Ex-Employees Revealed That Facebook Bought Instagram In Fear Of Google+ and Twitter

When Facebook first made the $1 Billion deal with merely a photo sharing startup - Instagram, back in 2012, everyone was shocked. No one believed what those 13 employees at Instagram created, which later today stands as the backbone of Facebook's growth.

If we go by stats Instagram enjoys more than 1 billion users and surprisingly among them more than 500 million also use the feature of Stories daily. Bare in mind Instagram added Stories in order to directly compete with Snapchat and due to the immense amount of likeness it received from the user, Instagram’s value grew up to more than $100 billion, which is one-fifth of Facebook’s total market capitalization.

The buying spree didn’t stop at Instagram, in fact, it was just the starting point as Facebook continued with more strategic acquisitions by paying $19 billion to buy messaging company WhatsApp in 2014 and more recently earlier this week, also announced the plans to buy CTRL-Labs too, a startup that will let users control their computers with mind.

However some interesting details related to these acquisitions have been revealed by former employees who worked with Facebook during the times of Instagram acquisition. Although they asked to be treated as anonymous for this article but at the same time they revealed that Facebook didn’t buy Instagram in the fear of dealing with a direct competitor in the near future. Instead they wanted to get rid of Twitter becoming more powerful as the tweets based micro-blogging network had also bid for Instagram and in order to be in direct competition to the almost obsolete now, Google-Plus. Facebook took the step while it was in its initial phases of massive growth.

Twitter wasn’t really posing any threat to Facebook’s popularity but Google+ was as a lot of critics praised Google’s attempt, especially for putting out innovative features to control privacy as well of users. But that being said, Facebook still had 845 million monthly average users, with Twitter having 100 million and Google+ had just become a new rage in town with 90 million.

The story didn’t end here as there was one massive problem that Facebook kept on struggling with in those days and that was its strategy for mobile.

Mark Zuckerberg and his team had originally planned to make Facebook work on a web based technology called HTML 5, that was also supposed to work efficiently on all mobile platforms without much customization. But in the end the idea didn’t turn out well despite of writing the apps so well for each platform.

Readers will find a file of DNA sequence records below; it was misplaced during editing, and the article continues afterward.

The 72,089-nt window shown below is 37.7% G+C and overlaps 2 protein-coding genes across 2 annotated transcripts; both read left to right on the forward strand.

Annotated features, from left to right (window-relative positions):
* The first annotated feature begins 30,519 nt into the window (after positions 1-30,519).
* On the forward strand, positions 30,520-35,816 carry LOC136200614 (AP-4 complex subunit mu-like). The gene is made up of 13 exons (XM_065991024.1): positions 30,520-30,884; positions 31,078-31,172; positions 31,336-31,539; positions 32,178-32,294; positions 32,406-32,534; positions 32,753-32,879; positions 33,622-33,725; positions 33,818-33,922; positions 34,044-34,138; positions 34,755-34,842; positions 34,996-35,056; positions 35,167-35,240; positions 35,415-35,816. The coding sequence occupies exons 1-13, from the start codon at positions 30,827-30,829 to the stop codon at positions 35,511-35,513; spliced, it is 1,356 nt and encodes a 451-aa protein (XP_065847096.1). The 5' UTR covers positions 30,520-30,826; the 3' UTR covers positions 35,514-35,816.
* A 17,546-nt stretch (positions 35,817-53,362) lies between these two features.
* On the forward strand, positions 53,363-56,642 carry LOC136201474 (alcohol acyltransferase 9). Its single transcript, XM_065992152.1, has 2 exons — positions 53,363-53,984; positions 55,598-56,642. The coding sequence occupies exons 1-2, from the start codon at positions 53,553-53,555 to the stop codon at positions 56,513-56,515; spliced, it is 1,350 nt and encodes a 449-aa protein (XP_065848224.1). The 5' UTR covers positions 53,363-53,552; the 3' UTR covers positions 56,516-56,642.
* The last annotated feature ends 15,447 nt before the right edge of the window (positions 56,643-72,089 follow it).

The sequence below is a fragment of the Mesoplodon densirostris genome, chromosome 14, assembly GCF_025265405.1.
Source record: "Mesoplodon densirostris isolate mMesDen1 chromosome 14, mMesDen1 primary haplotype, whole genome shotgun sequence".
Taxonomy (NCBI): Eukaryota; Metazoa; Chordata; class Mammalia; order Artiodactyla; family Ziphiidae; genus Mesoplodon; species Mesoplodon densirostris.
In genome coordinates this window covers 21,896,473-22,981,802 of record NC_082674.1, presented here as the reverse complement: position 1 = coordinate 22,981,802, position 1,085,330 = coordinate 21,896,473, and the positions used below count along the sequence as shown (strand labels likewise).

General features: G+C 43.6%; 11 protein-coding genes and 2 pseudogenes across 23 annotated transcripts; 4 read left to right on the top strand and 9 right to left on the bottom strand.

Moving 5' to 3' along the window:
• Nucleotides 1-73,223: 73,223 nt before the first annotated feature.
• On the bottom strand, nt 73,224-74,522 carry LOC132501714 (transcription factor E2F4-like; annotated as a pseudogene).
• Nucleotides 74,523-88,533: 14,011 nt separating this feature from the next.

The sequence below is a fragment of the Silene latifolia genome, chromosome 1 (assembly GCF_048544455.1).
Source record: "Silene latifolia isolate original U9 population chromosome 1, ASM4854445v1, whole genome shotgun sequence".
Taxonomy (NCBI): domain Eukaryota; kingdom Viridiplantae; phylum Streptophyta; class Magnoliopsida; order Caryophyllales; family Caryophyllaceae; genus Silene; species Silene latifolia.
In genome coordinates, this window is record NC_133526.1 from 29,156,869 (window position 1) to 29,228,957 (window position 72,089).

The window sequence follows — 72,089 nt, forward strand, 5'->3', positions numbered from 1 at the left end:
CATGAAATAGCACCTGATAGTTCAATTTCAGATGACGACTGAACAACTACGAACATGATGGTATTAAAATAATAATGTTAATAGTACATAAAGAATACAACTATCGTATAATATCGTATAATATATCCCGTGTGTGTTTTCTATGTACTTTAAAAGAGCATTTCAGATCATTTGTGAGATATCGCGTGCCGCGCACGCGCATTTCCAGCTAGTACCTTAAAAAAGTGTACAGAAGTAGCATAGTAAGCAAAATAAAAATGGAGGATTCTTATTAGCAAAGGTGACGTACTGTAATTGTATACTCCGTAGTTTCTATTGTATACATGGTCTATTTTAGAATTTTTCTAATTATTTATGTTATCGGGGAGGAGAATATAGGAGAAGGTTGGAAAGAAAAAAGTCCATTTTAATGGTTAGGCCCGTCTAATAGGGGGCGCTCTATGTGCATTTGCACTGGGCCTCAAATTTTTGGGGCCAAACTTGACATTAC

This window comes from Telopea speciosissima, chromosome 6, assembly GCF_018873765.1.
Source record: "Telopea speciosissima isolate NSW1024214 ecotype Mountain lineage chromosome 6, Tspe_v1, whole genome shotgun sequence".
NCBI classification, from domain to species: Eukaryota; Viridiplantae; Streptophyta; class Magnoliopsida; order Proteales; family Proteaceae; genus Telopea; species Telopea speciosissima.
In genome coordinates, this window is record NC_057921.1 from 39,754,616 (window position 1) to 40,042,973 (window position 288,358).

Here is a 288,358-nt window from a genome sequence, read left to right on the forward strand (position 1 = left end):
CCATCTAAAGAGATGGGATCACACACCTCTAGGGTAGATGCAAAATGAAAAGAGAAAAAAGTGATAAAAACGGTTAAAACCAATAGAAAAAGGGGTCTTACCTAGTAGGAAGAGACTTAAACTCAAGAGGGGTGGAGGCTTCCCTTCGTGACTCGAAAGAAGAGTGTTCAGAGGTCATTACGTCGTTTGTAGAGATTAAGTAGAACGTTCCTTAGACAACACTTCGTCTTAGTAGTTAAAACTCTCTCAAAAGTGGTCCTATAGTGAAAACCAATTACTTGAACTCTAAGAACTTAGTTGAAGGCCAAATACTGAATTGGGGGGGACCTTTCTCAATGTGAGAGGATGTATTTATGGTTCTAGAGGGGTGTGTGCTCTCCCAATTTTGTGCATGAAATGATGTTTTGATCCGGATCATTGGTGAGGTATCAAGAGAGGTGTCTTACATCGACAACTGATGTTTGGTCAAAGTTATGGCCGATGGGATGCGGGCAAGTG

It was the same 2011 when Facebook’s apps were almost pathetic and all over the place, which also raised a lot of pressure to fix them before the social media giant had any plans of making it big in the future because after all mobile apps were going to play a significant role in where Facebook stands today.

The developers continued playing their own tricks to optimize the app and grow on mobile. It was that moment when Facebook decided to release its different features in the form of apps and Messenger was born on August 2011.

Later it was the turn of spinning out a photo app and Instagram’s popularity caught the attention of Facebook employees as well in the process when Dirk Stoop, who was the product manager in charge of Facebook’s Photos products, was leading the camera app development. The matter become such a point of concern for Zuckerberg too that he started taking opinions from employees about Instagram.


One discussion after another on how can people interact with photos in a better way on social media and Zuckerberg landed up to Kevin Systrom, the CEO of Instagram. For the start the co-founder of Facebook used to call Systrom to talk about any issues that the company had with Facebook’s API but as soon as Twitter placed the bid of $500 million, Mark just couldn’t resist it.

At that time, it was also seen that Instagram users often exported their photos on the mobile app to their Twitter accounts. Facebook realizing that Twitter can have a sudden leg up in mobile, stepped in and geared up for the tricky technology shift.

Zuckerberg invited Systrom to his home in Menlo Park, California, near Facebook’s headquarters and bought Instagram for $1 Billion, after knowing that the previous funding round ended at $500 million. He also called Amin Zoufonoun, Facebook’s head of corporate development, to fulfill the documentation requirements within just a week.

On Monday April 9, 2012 the news came a shock to Facebook’s own employees as well because this was Facebook’s first acquisition ever. The company did roll out with Camera app later after it went public on the stock exchange but despite it being neat and had the built-in features of Instagram, it was just not required then.

The decision may have been a risky one but Zuckerberg was sure that if Facebook had to become successful on mobile devices, this was just the start and if in case nothing had happened, Instagram would have been Mark’s another horse in the race against Twitter and Google+.

Ever since the acquisition, Instagram has been the reason of stellar success for Facebook so much that it has now even overshadowed the core app in terms of engagement.

Systrom and Krieger resigned last year on September 24, 2018 and they do deserve all the credit for creating the game changing photo-sharing app but in the end its Mark Zuckerberg that gave a boost to the app to make Facebook dominate the social media world by all means.


Photo: Justin Sullivan/Getty Images

Read next: Mark Zuckerberg aims to build AR glasses to map the world

No comments:

Post a Comment